While the Series 7 exam cost is $245, the Series 6 exam cost is $40. That is a huge financial gap. 

How to get series 7 License

We have outlined and expatiated the steps necessary to earn a Series 7 license below:

  1. Take the SIE Exam 

Elementary topics are covered in the SIE exam, such as understanding the regulatory authorities, acceptable ethical practices, and knowledge of products. 

This elementary nature of the SIE exam makes it ideal for taking the exam before taking the Series 7 exam. 

The Series 7 exam difficulty level is higher than that of the SIE.  

After passing the SIE exam, a four-year window will be opened for you to take and pass any Top-Off exam such as the Series 7 exam. 

The SIE is a corequisite exam for Series 7. 

The “corequisite” that FINRA specified means that you are required to pass both SIE and Series 7 exams to register for and process the Series 7 license.

This means that both exams can be taken simultaneously, or anyone can be taken before the other. 

The above implies that you can decide to take either the Series 7 exam first, pass it before taking the SIE, and vice versa. 

There are no stringent rules in the order you can take both exams. 

  1. Secure Sponsorship for the Series 7 Exam

Sourcing for sponsorship to enable you to take your series 7 exam is a very crucial step in ultimately getting your Series 7 license.

To be eligible to take the Series 7 exam – representative-level qualification exams, you must be sponsored by a FINRA member firm or other applicable self-regulatory organization (SRO) member firm.

Your sponsorship firm must file a Form U4 (Uniform Application for Securities Industry Registration or Transfer) to enable you to register for the Series 7 licensing exam.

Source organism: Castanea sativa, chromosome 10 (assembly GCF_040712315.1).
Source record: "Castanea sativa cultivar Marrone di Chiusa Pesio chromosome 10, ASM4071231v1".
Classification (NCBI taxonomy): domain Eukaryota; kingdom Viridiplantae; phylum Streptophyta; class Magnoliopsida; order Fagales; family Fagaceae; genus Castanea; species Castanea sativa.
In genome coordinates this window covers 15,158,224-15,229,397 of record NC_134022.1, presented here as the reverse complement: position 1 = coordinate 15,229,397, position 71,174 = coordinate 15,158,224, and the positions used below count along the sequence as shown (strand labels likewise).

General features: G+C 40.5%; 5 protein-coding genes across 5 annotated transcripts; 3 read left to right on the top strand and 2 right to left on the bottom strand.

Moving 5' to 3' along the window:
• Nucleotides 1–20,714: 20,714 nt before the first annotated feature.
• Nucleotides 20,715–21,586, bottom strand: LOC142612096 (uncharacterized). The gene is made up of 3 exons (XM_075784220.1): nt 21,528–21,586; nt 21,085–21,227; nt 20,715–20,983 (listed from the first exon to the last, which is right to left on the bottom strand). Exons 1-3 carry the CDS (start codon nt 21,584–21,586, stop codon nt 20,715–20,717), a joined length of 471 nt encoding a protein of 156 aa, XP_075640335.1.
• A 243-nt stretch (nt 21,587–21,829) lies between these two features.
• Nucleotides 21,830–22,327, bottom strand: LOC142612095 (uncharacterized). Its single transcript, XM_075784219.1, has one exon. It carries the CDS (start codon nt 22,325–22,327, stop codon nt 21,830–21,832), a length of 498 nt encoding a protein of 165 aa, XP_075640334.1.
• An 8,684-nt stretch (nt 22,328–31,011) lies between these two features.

Series 7 has an exam fee; this is most times covered by the sponsoring firm. 

Now, I guess you realize how crucial the sponsorship thing is and the benefits accrued to it. 

Do well to start looking for sponsorship in good time. 

It can be a daunting task to get sponsorship; however, having the Series 7 license and a degree in finance-related discipline increases your chances of getting it in good time.  

  1. Study for the Series 7 Exam

Taking the Series 7 Top-Off exam is the next step after securing sponsorship for the exam. 

While most candidates take the Series 7 exam first, it does not change that you can decide to take the SIE exam before taking the Series 7. It is based on preference. 

Unlike the SIE exam that most candidates have confirmed that it is not challenging to attain the passing scores, the Series 7 is not a walk in the park. 

Studying for Series 7 with determination, discipline, purpose, and planning is crucial to passing the exam. 

Fortunately, many retail brokerage firms have organized training or, sometimes, affiliated eternal trainers that can help you through the exam preparation.

Review course and exam preparation are essential to helping you ace the Series 7 exam at a first time try. 

The exam has 125 questions that are in multiple-choice format, and you have 3 hours and 45 minutes to finish the exam.

Do well to study well and be disciplined in doing so. 

  1. Pass the Series 7 Exam

Yes, after all the hard work put into studying, the goal is to ace the Series 7 exam even as a first-time test taker. 

It is important to stress that the Series 7 exam has 125 multiple-choice questions to be taken in 3 hours and 45 minutes (225 minutes).

The exam has a passing score of 72%. 

This implies that you must answer at least 90 questions correctly out of 125 total questions to pass the exam. 

On passing the Series 7 exam and having passed the SIE exam before this time, you are a few steps away from getting licensed.

Better days ahead, what is next? Let’s see!

  1. Register for Series 7 License

On completing the steps above, the next step is to register for the Series 7 license. 

After meeting all the state laws and regulations where you transact business or intend to transact business and passing background checks, you will get licensed to conduct business in such a state. 

Career Outlook for Series 7 license